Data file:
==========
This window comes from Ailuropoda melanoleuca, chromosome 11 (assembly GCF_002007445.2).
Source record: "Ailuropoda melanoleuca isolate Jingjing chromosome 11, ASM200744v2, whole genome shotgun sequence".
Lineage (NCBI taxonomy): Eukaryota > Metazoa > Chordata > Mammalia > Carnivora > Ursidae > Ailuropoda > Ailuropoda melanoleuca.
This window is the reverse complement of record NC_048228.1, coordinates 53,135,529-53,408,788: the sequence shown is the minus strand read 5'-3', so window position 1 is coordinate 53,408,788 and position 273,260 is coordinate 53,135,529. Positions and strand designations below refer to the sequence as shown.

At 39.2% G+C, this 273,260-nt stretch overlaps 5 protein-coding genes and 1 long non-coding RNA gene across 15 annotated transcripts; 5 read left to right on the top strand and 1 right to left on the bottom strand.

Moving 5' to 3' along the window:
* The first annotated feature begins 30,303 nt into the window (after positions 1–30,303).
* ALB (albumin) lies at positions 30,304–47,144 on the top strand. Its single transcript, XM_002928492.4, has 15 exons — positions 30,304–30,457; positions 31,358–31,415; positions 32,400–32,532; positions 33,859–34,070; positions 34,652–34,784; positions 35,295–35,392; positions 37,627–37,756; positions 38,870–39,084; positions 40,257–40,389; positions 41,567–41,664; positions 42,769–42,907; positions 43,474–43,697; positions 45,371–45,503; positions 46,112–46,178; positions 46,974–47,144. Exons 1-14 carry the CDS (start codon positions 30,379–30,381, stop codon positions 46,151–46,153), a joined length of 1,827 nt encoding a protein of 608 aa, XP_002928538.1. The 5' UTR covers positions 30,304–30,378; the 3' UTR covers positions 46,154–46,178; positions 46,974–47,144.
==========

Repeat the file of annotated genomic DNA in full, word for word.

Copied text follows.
This window comes from Ailuropoda melanoleuca, chromosome 11 (assembly GCF_002007445.2).
Source record: "Ailuropoda melanoleuca isolate Jingjing chromosome 11, ASM200744v2, whole genome shotgun sequence".
Lineage (NCBI taxonomy): Eukaryota > Metazoa > Chordata > Mammalia > Carnivora > Ursidae > Ailuropoda > Ailuropoda melanoleuca.
This window is the reverse complement of record NC_048228.1, coordinates 53,135,529-53,408,788: the sequence shown is the minus strand read 5'-3', so window position 1 is coordinate 53,408,788 and position 273,260 is coordinate 53,135,529. Positions and strand designations below refer to the sequence as shown.

At 39.2% G+C, this 273,260-nt stretch overlaps 5 protein-coding genes and 1 long non-coding RNA gene across 15 annotated transcripts; 5 read left to right on the top strand and 1 right to left on the bottom strand.

Moving 5' to 3' along the window:
* The first annotated feature begins 30,303 nt into the window (after positions 1–30,303).
* ALB (albumin) lies at positions 30,304–47,144 on the top strand. Its single transcript, XM_002928492.4, has 15 exons — positions 30,304–30,457; positions 31,358–31,415; positions 32,400–32,532; positions 33,859–34,070; positions 34,652–34,784; positions 35,295–35,392; positions 37,627–37,756; positions 38,870–39,084; positions 40,257–40,389; positions 41,567–41,664; positions 42,769–42,907; positions 43,474–43,697; positions 45,371–45,503; positions 46,112–46,178; positions 46,974–47,144. Exons 1-14 carry the CDS (start codon positions 30,379–30,381, stop codon positions 46,151–46,153), a joined length of 1,827 nt encoding a protein of 608 aa, XP_002928538.1. The 5' UTR covers positions 30,304–30,378; the 3' UTR covers positions 46,154–46,178; positions 46,974–47,144.